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dc.contributor.authorDong, Weixiaoen_US
dc.date.accessioned2016-07-15T08:00:36Z
dc.date.available2016-07-15T08:00:36Z
dc.date.issued2016-07-14en_US
dc.identifier.othervt_gsexam:8254en_US
dc.identifier.urihttp://hdl.handle.net/10919/71792
dc.description.abstractEvent Detection is a process of identifying terrain flatness from which localized events such as potholes in the terrain surface can be found and is an important tool in pavement health monitoring and vehicle performance inspection. Repeated detection of terrain surfaces over an extended period of time can be used by highway engineers for long term road health monitoring. An accurate terrain map can allow maintenance personnel for identifying deterioration in road surface for immediate correction. Additionally, knowledge of the events in terrain surface can be used to predict the performance the vehicles would experience while traveling over it. Event detection is composed of two processes: event edging and stitching edges to events. Edge detection is a process of identifying significant localized changes in the terrain surface. Many edge detection methods have been designed capable of capturing edges in terrain surfaces. Gradient searches are frequently used in image processing to recover useful information from images. The issue with using a gradient search method is that it returns deterministic values resulting in edges which are less precise. In order to predict the precision of the terrain surface, the individual nodal probability densities must be quantified and finally combined for the precision of terrain surface. A Comparative Nodal Uncertainty Method is developed in this work to detect edges based on the probability distribution of the nodal heights within some local neighborhood. Edge stitching is developed to group edges to events in a correct sequence from which an event can be determined finally.en_US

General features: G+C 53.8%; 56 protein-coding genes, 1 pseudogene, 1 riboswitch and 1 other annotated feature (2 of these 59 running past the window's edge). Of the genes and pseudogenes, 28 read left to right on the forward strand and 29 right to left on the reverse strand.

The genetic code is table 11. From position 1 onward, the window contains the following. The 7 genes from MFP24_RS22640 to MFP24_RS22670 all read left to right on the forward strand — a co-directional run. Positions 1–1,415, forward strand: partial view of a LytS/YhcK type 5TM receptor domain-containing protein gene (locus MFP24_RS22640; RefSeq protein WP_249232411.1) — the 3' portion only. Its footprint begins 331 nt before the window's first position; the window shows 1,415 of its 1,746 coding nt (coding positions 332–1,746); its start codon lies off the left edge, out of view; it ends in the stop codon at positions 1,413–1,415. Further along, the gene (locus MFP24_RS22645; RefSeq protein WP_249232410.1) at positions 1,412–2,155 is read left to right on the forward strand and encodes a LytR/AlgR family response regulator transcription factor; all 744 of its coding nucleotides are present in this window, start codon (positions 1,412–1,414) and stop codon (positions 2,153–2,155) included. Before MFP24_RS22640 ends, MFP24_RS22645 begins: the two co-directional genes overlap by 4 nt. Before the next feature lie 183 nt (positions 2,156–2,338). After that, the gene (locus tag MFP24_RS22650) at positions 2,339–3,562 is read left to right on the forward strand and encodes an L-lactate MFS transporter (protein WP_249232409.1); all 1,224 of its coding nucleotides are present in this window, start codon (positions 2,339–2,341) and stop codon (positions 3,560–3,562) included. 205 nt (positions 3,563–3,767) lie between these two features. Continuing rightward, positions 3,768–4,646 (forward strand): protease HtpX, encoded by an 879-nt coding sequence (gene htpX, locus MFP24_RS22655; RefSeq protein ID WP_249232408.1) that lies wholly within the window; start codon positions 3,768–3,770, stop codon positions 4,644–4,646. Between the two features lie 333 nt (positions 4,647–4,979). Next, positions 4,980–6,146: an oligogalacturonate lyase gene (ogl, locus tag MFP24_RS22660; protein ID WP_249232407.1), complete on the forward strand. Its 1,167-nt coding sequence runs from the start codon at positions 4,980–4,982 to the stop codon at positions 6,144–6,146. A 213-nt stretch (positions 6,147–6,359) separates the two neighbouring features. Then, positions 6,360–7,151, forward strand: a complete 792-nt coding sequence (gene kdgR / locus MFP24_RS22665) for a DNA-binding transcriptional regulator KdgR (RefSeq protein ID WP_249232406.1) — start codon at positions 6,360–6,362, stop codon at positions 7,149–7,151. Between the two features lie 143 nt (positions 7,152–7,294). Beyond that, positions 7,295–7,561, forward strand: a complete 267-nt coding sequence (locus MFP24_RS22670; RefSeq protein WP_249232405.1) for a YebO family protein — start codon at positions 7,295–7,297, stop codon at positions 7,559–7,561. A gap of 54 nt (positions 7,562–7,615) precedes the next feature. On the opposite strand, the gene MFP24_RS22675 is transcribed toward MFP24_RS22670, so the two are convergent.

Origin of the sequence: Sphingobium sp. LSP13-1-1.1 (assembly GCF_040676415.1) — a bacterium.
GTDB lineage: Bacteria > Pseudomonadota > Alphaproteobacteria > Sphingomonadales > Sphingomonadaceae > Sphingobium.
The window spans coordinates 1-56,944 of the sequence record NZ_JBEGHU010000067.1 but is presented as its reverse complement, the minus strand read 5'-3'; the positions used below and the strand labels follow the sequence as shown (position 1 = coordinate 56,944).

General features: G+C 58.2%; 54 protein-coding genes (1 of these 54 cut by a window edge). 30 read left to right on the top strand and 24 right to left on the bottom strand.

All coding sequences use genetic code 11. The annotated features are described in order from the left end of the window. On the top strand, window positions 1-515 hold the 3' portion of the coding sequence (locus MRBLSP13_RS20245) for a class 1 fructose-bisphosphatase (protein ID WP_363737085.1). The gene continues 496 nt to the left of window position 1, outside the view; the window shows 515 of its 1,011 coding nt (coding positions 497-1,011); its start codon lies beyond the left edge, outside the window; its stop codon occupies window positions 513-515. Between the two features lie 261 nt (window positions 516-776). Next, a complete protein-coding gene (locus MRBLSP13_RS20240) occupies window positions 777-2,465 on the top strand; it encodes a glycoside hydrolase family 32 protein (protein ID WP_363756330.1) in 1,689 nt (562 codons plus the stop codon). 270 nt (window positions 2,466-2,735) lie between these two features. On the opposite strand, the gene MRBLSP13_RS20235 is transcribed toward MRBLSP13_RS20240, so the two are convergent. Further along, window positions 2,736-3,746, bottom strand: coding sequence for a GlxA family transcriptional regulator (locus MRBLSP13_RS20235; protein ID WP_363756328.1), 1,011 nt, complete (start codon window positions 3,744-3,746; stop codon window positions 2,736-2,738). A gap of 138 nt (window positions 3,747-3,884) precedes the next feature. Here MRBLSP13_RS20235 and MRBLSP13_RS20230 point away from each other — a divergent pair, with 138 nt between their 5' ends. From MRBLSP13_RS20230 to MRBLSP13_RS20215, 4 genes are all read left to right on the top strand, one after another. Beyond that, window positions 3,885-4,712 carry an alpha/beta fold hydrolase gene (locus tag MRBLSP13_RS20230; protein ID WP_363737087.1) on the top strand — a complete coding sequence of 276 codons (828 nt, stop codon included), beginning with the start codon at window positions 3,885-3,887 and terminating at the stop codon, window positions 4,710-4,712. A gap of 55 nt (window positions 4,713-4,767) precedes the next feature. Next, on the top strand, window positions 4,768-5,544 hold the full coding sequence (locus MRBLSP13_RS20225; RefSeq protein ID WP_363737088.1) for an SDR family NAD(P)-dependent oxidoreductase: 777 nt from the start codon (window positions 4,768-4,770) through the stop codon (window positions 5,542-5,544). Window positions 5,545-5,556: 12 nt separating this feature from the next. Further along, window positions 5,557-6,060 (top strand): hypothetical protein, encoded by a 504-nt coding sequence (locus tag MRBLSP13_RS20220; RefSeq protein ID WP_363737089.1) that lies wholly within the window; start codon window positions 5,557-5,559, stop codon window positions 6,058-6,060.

dc.format.mediumETDen_US
dc.publisherVirginia Techen_US
dc.rightsThis Item is protected by copyright and/or related rights. Some uses of this Item may be deemed fair and permitted by law even without permission from the rights holder(s), or the rights holder(s) may have licensed the work for use under certain conditions. For other uses you need to obtain permission from the rights holder(s).en_US
dc.subjectEvent Detectionen_US
dc.subjectEdge Detectionen_US
dc.subjectEdge Stitchingen_US
dc.subjectComparative Nodal Uncertainty Methoden_US
dc.subjectCurved Regular Griden_US
dc.titleEvent Detection in the Terrain Surfaceen_US
dc.typeThesisen_US
dc.contributor.departmentMechanical Engineeringen_US
dc.description.degreeMSen_US
thesis.degree.nameMSen_US
thesis.degree.levelmastersen_US
thesis.degree.grantorVirginia Polytechnic Institute and State Universityen_US
thesis.degree.disciplineMechanical Engineeringen_US
dc.contributor.committeechairFerris, John Ben_US
dc.contributor.committeememberHendricks, Scott Len_US
dc.contributor.committeememberWest, Robert Len_US


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